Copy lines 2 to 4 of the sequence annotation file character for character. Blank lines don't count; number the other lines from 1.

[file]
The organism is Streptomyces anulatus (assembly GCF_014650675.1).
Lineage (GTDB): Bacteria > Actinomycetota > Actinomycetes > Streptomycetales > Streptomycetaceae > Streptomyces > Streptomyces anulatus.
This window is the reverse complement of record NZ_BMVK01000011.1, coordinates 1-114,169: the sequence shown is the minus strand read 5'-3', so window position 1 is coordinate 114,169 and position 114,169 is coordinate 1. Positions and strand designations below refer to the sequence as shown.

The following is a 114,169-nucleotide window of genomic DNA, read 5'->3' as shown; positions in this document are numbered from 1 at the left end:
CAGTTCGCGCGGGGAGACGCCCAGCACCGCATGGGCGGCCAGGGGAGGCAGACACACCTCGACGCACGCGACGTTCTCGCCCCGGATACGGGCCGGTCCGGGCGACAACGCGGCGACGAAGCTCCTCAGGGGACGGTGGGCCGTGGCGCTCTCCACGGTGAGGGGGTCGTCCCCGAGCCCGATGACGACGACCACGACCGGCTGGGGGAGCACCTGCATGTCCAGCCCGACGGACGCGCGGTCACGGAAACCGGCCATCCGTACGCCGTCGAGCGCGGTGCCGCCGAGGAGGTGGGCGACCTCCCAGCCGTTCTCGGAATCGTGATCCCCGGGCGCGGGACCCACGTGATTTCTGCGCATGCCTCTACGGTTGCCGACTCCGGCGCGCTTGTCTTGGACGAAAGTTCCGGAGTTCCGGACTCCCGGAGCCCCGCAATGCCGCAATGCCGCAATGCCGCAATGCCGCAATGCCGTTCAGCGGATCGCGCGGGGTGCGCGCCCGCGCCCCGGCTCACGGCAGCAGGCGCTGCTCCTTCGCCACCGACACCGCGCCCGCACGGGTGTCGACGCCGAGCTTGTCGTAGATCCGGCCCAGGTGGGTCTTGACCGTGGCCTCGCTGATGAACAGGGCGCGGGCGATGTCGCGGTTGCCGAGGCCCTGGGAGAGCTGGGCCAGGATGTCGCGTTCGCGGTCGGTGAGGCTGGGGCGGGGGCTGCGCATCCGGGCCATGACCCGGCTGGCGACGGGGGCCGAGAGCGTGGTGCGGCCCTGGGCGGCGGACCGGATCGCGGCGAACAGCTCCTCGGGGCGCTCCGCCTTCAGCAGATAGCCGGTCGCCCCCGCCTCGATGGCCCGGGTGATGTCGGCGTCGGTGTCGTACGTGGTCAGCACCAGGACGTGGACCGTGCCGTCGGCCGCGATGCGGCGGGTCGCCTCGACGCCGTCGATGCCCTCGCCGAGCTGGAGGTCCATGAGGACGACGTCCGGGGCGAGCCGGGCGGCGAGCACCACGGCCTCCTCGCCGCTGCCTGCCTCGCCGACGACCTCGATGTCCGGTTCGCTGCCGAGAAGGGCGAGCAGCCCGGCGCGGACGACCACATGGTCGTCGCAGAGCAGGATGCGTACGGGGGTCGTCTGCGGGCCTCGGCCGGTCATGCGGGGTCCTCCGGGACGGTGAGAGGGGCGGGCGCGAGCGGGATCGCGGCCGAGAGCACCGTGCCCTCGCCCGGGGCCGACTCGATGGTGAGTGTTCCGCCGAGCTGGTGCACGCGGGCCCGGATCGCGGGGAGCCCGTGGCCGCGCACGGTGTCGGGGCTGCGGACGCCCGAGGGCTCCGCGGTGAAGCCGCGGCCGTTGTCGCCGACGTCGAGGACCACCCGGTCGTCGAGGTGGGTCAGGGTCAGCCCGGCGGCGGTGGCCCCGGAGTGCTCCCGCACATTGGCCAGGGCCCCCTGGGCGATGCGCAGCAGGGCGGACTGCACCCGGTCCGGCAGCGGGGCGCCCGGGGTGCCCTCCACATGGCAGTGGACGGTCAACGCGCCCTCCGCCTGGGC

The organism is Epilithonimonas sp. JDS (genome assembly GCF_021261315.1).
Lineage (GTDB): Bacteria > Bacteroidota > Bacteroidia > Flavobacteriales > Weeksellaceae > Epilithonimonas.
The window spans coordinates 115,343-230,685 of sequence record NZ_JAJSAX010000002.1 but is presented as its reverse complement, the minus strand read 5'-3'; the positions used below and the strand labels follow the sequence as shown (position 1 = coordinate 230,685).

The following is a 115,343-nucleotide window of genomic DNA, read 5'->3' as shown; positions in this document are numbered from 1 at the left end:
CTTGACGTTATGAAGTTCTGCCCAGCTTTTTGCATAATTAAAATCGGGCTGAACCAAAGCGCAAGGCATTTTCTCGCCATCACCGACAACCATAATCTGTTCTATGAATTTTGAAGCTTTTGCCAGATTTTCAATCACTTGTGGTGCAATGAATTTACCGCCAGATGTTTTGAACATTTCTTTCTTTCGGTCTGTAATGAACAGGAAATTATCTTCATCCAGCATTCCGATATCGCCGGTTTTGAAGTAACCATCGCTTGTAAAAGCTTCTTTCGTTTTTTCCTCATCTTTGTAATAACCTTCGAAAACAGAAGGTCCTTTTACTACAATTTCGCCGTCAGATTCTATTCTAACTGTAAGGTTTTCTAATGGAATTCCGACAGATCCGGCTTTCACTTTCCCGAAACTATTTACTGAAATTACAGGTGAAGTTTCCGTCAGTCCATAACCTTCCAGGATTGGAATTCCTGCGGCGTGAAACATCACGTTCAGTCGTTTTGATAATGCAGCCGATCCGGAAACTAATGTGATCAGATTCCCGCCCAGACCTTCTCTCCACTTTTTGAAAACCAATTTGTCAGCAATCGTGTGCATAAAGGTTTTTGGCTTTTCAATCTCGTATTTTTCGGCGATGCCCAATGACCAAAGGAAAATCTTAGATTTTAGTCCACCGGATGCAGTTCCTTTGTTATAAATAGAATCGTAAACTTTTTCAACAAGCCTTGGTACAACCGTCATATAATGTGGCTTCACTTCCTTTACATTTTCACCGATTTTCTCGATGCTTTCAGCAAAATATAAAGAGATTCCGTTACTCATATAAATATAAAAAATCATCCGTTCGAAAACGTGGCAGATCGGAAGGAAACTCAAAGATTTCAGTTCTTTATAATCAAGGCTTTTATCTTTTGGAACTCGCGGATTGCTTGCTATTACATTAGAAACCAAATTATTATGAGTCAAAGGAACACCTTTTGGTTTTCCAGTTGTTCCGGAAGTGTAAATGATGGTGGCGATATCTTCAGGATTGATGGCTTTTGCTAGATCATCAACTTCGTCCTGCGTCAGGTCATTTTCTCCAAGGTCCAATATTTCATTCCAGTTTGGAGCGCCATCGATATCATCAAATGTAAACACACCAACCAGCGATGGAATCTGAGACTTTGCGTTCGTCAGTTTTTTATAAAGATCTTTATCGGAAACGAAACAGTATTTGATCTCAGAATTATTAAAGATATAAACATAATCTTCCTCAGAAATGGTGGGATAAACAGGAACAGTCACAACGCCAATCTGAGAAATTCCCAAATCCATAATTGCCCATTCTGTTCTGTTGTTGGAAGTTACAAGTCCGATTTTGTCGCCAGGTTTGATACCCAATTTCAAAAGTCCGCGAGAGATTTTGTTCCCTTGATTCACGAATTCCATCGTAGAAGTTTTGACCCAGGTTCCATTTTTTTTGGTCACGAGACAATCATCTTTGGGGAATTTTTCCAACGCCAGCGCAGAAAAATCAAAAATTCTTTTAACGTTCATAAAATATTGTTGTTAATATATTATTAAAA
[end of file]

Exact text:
Lineage (GTDB): Bacteria > Actinomycetota > Actinomycetes > Streptomycetales > Streptomycetaceae > Streptomyces > Streptomyces anulatus.
This window is the reverse complement of record NZ_BMVK01000011.1, coordinates 1-114,169: the sequence shown is the minus strand read 5'-3', so window position 1 is coordinate 114,169 and position 114,169 is coordinate 1. Positions and strand designations below refer to the sequence as shown.

The following is a 114,169-nucleotide window of genomic DNA, read 5'->3' as shown; positions in this document are numbered from 1 at the left end: